24 If expectations operate directly on HOTs, hypnotic hallucinations would not facilitate implicit perceptual tasks. If expectations operate via suppressing intentions to imagine (i.e. the first mechanism: content control without HOTs), hypnotic hallucinations would involve brain pathways involved in perception. Kosslyn et al (2000): PET scan indicated highs having visual hallucination had active visual pathways. => In this case, content control without HOT is a better explanation than HOT without first order content.

25 Speculation: dissociation between HOTs and first order states is brought about by expectations.
Consistently: Kirsch (1985, 1991): Hypnotic experiences are the outcome of expectations . Or is there some other mechanism by which or state in which HOTs are suppressed? Are there individual differences in the mechanism/extent to which expectations can determine HOTs independently of first order content?

26 Evidence: General responsiveness of hypnotic subjects to demand characteristics 2) For suggestions given with no induction, correlation between expectation of response and response = 0.53 (Braffman & Kirsch, 1999) 3) Post-induction, expectation of number of suggestions that will be experienced correlates highly with number of hypnotic suggestions experienced, r = .64 (Council et al, 1986). 4) Subjects pass more suggestions after an induction rather than without an induction only to the extent that they expect to (Braffman & Kirsch, 1999).

27 3. Different "I" representations
Kihlstrom (1997): subject creates an additional "Hypnotic I". Because the hypnotic I's intentions (causes of hypnotic responding) are not linked to the normal "I" the person does not experience himself as intending the actions to occur. Possible mechanism, but complex. Cannot be the basis of most hypnotic responding - it predicts a hidden observer, and a fully fledged hidden observer only occurs for about 5% of the population.

28 Content control is presumably easier with relevant HOTs to support it, they can add to and support the controlling activation. Therefore, to engage in content control without HOTs, one must be good at content control. Prediction: Highs should be better than lows at content control. Is this true? YES – on a range of different type of cognitive tasks Relatedly, with brain imaging techniques Crawford has argued highs respond to hypnotic suggestions with increase in blood flow in anterior frontal cortex (location of SAS).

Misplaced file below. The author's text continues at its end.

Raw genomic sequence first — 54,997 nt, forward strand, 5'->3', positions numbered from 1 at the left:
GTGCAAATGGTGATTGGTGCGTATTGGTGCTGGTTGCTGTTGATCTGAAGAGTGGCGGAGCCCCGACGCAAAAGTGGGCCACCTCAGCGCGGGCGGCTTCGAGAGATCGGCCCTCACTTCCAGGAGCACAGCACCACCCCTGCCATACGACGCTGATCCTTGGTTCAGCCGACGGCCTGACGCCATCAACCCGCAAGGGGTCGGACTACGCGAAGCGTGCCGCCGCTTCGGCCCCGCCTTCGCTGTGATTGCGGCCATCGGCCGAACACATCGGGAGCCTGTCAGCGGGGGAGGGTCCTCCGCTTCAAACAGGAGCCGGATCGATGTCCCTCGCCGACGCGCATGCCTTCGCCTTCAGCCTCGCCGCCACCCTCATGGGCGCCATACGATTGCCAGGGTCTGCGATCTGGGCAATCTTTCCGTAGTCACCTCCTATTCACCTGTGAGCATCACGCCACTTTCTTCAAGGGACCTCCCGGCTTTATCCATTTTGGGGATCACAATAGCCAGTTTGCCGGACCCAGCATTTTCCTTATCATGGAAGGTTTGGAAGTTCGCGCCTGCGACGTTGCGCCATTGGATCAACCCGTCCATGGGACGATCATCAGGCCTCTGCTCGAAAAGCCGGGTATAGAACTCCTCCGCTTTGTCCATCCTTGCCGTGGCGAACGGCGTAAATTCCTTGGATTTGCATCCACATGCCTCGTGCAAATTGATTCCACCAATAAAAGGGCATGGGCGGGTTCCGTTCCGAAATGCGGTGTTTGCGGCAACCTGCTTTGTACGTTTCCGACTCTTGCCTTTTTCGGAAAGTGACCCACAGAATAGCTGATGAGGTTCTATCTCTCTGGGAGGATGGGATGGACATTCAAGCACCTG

29 Graham & Evans (1977): Highs better than lows at random number generation
Naish (1983): Highs can bias perceptual schemata more strongly than lows. 3) Dienes (1987): When hearing simultaneous lists of words, highs can select on the basis of representational content (semantic category) to a greater degree than lows. 4) Dixon & Laurence (1992): Highs have greater strategic control over reversing the Stroop effect than lows.

30 Comparison with existing theories of hypnosis:
- socio-cognitive perspective (e.g. Spanos) emphasizes strategic nature of hypnotic responding - neo-dissociation theory (Hilgard), the "executive ego" (SAS) is involved in responding (BUT in cold control there are not two streams of consciousness)

31 - Bowers and Woody(1994): hypnosis involves a weakening of frontal lobe function and thus contention scheduling controls behaviour (hence the feeling of involuntariness):  frontal lobe function must be less efficient without the HOTs to support it BUT hypnotic responding cannot be based simply upon contention scheduling. Bowers and Woody’s theory fails to get to grips with the highly strategic and, when necessary, content-controlled nature of hypnotic responding. like Bowers and Woody, control is split off from consciousness, BUT the SAS is still involved.

32 Kirsch & Lynn (1997): hypnotic responding is based on contention scheduling, and the generalized intention to perform action x whenever it is suggested; this "implementation intention" produces an automatic response (action x) whenever its satisfaction conditions (i.e. the suggestion) are obtained. However, one cannot automatically perform tasks requiring content control, not even with generalized implementation intentions: One must specifically form the right fact-explicit representation and this goes beyond contention scheduling.

33 Conclusions Executive function (content control) requires less explicit representation than conscious awareness (fact explicit vs attitude explicit) Hypnotic responding often requires content control, but subjects do not have relevant higher order thoughts (attitude explicit representations) to make the content control conscious